After an ACL injury or ACL surgery, many athletes report experiencing increased frequency of muscle cramping. Oftentimes, this cramping occurs in the toes, calf, or hamstring. It’s important to note that this is a normal part of the process and that a cramping sensation isn’t necessarily a bad thing. So why does it happen?
Let’s start with an analogy that athletes may be able to relate to in order to set the scene.
Your favorite (American) football team suddenly develops offensive line problems. Every time the quarterback drops back to pass, he only has a second or two before a defensive lineman is on top of him, hitting him harder and harder every snap.
Before, when the offensive line was playing well, the quarterback was able to stay in rhythm. He could take his time, go through his progressions, and find the open receiver.
But now that the offensive line was leaking like a sieve, he looked like a totally different quarterback. His feet sped up, he was panicky, and even when the offensive line did give him a little bit of time, he was getting the ball out as fast as humanly possible.
The result? A less effective offense, more passes thrown away, and more interceptions.
The quarterback had experienced the trauma of being hit repeatedly, lost trust in his offensive line, and it was causing him to be much more sensitive to the pass rush, which ultimately affected his performance. In order to gain back the quarterback’s trust, the offensive line will have to consistently show it can protect him.
A similar sequence of events occurs after an ACL injury and/or after ACL surgery.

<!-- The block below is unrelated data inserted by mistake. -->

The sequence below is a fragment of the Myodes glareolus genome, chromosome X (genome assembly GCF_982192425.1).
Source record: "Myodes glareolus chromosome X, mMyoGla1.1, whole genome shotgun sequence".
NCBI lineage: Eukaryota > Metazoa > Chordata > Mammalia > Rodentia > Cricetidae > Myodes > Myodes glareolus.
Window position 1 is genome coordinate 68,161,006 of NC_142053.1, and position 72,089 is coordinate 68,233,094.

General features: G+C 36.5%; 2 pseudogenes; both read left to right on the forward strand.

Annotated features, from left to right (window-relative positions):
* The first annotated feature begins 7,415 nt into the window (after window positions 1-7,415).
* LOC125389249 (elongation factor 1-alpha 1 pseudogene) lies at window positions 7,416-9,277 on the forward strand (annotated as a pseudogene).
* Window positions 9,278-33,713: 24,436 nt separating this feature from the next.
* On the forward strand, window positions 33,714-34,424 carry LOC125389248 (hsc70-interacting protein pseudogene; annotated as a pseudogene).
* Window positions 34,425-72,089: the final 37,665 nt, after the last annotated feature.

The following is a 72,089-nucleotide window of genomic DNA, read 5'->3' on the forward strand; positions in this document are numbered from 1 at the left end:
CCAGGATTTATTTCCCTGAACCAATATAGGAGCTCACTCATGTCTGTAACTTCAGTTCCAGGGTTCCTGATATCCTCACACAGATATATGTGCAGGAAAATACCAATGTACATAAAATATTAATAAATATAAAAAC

The second the ACL tears, the nervous system recognizes the body has experienced a severe trauma. It loses trust that the athlete can perform movements that would cause the knee joint to be stressed. In turn, the nervous system becomes much more sensitive to various loads placed on the knee.
The result? It “locks down” muscles responsible for generating forces around the knee joint by rapidly shortening the muscle… what we know as cramps.
It does so via the following mechanisms:
There are neuromuscular sensors in each muscle that control two things:
- How much load the nervous system is willing to allow the muscle to take on
- How long the nervous system is willing to allow the muscle to get
As noted earlier, after an ACL injury and/or surgery, the tuning on these sensors become highly sensitive. They no longer allow the muscles to take on as much load or as much length. If the sensors determine length or load are beyond their limits, they send an alert signal, which locks the muscle down with a cramp.
Similar to the quarterback and offensive line, in order to gain back the trust of the nervous system, the muscles will have to consistently show they can properly support the knee. This is one of the crucial roles of performing exercises without compensation in the ACL recovery process.
In a sense, the cramps that athletes experience during the ACL recovery process are a good thing. It means you are challenging the nervous system by loading the muscles and forcing it to reassess its tuning parameters. The more frequently you do it, the more success you will have retuning those neuromuscular sensors, allowing you to continue pushing the recovery process and ensuring muscles are properly activated before return to sport.
If you’re interested in working with me and my team to build quad strength quickly and avoid atrophy after ACL surgery, click the link below to find out if you qualify for a 2 day trial.